Assessment in Higher Education

(Draft version – revision continuing)

1. Introduction:
Teachers are trainers are inevitably involved in assessing learners. It is an important, if not
the most important factor in formal education at all levels. Assessment, the way it is designed
and implemented especially at higher education indicates how various, and many times
conflicting in the India scenario, requirements of the main stakeholders in the educational
process – the students, teachers, parents, managements, employers and society more
generally.

The importance of assessment can scarcely be overemphasized.

agreed to be single most important influence on learning.

It is generally

According to Erwin and Knight

(1995 as quoted in Freeman and Lewis 1998) “if all other elements of the course point in one
direction and the assessment arrangements in another, then the assessment arrangements are
likely to have the greatest influence on the understood curriculum”.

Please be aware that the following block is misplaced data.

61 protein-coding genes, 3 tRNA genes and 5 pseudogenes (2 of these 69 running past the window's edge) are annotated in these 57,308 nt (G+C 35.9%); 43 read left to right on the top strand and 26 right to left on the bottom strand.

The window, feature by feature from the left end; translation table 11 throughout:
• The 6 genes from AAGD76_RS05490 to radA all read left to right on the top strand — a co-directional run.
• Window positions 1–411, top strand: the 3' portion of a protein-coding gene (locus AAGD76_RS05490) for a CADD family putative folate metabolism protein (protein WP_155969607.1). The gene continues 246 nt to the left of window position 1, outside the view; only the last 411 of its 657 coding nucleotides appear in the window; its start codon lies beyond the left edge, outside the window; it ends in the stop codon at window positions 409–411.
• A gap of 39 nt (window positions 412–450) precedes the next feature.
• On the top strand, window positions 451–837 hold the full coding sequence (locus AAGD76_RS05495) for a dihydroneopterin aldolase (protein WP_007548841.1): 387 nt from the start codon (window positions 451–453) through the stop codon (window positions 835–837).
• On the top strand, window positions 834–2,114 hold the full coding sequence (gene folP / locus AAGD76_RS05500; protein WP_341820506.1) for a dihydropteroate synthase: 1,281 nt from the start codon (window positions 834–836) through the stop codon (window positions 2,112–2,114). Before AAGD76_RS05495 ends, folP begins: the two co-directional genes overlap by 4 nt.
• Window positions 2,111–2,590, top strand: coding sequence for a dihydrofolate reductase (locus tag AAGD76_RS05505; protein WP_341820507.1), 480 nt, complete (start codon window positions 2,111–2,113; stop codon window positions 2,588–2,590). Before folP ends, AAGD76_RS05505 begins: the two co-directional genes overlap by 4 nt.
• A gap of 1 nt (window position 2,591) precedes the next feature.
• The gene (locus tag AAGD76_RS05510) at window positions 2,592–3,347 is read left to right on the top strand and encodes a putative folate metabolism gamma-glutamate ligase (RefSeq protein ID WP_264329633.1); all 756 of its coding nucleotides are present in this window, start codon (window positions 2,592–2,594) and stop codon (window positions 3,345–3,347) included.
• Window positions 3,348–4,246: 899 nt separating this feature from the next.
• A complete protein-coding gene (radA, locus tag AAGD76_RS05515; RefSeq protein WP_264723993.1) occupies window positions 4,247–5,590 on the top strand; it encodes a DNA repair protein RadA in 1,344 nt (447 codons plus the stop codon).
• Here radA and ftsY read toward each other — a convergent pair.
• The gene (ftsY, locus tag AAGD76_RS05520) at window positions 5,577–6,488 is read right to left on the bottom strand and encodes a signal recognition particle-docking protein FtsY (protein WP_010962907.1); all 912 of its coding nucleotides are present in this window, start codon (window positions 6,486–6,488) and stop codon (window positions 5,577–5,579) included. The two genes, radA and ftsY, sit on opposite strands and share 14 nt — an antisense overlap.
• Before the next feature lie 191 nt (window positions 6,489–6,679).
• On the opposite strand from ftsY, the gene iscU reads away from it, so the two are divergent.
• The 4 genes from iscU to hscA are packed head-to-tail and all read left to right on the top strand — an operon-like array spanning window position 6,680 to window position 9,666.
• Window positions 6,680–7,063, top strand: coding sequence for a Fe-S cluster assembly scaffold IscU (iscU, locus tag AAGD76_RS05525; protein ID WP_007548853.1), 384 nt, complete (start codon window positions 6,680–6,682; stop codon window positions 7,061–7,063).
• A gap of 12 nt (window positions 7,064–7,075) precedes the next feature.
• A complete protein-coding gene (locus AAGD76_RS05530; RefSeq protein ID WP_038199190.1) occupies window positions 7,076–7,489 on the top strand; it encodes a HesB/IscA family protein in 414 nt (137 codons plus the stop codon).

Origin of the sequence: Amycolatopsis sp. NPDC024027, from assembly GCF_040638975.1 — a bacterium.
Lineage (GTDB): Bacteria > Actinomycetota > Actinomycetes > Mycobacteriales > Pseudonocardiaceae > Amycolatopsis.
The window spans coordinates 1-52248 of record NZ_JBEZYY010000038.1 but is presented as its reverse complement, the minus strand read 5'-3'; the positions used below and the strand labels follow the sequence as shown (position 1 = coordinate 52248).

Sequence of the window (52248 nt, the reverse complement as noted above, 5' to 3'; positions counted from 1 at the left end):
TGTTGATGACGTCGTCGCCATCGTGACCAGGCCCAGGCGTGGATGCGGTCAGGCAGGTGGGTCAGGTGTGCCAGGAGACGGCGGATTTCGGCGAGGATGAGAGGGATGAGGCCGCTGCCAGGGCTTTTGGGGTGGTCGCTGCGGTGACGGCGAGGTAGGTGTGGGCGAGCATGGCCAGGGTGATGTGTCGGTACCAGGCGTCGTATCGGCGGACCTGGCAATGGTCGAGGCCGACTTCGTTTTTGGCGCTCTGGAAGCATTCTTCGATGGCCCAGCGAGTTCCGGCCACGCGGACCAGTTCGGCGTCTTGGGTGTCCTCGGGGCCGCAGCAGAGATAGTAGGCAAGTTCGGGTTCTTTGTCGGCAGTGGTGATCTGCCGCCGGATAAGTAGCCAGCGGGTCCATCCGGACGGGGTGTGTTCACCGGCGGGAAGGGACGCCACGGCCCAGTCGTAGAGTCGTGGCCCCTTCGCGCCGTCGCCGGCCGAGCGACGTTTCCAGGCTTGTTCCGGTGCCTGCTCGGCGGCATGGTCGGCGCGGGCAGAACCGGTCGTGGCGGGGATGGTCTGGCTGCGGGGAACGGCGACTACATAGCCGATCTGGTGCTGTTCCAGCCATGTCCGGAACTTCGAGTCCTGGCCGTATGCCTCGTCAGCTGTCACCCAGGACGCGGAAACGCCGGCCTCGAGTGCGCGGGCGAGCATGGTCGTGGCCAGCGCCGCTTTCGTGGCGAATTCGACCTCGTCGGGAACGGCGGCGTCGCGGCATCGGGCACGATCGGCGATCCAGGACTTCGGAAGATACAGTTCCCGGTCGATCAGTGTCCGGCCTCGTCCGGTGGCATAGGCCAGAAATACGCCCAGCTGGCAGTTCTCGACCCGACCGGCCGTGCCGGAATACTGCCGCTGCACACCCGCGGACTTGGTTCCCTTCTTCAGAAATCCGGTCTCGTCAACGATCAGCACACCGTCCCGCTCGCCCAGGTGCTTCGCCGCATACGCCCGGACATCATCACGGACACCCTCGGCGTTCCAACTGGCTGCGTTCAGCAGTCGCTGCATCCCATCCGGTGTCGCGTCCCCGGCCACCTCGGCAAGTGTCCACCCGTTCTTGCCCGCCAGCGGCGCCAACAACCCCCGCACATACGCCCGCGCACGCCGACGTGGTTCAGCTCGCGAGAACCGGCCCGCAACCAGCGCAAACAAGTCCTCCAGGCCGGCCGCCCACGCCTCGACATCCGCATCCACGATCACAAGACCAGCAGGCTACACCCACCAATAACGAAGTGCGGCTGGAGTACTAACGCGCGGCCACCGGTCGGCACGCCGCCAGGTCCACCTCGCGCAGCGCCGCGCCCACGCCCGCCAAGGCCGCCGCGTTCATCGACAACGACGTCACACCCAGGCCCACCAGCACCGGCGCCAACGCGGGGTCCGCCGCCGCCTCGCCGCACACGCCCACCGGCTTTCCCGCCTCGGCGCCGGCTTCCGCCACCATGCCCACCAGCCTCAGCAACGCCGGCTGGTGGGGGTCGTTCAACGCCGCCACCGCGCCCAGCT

Unfortunately,

assessment often works against, rather than for learning: “Assessment can encourage passive,
reproductive forms of learning while simultaneously hiding the inadequate understanding to
which such forms of learning inevitably lead”. In Indian context it is nor uncommon to hear
statements like “if you focus on learning a subject well, you cannot get good marks in the final
examination”, “getting good marks in examinations does not ensure good placement” or “one
needs to prepare for placement separately from preparing to get good marks”. Unfortunately
the design and practice of assessment can be hampered by a number of common myths
(Freeman and Lewis 1998).

Assessment must always be a competitive process, with learners pitted against one
another.

The excellence of a few requires the failures of many.

Fear of failure is the best form of motivation.

Collaboration between learners is cheating.

Assessment happens only at the end of the course.

Assessment processes should be hidden from the learner.

Anxiety and pain are necessary accompaniments to rigorous assessment.

Assessment can be fully objective and scientific.

If students assess themselves, they are overly generous.

We explore “assessment” in higher education with the assumption that all the above listed
statements are myths.
2. What is Assessment?
The term ‘assessment’, (Brown, et.al. 1997) comes from Latin ‘ad sedere’, which means to sit
down beside.

Thus according to them assessment ‘is primarily concerned with providing

guidance and feedback to the learner’. We take a position that this is indeed the main function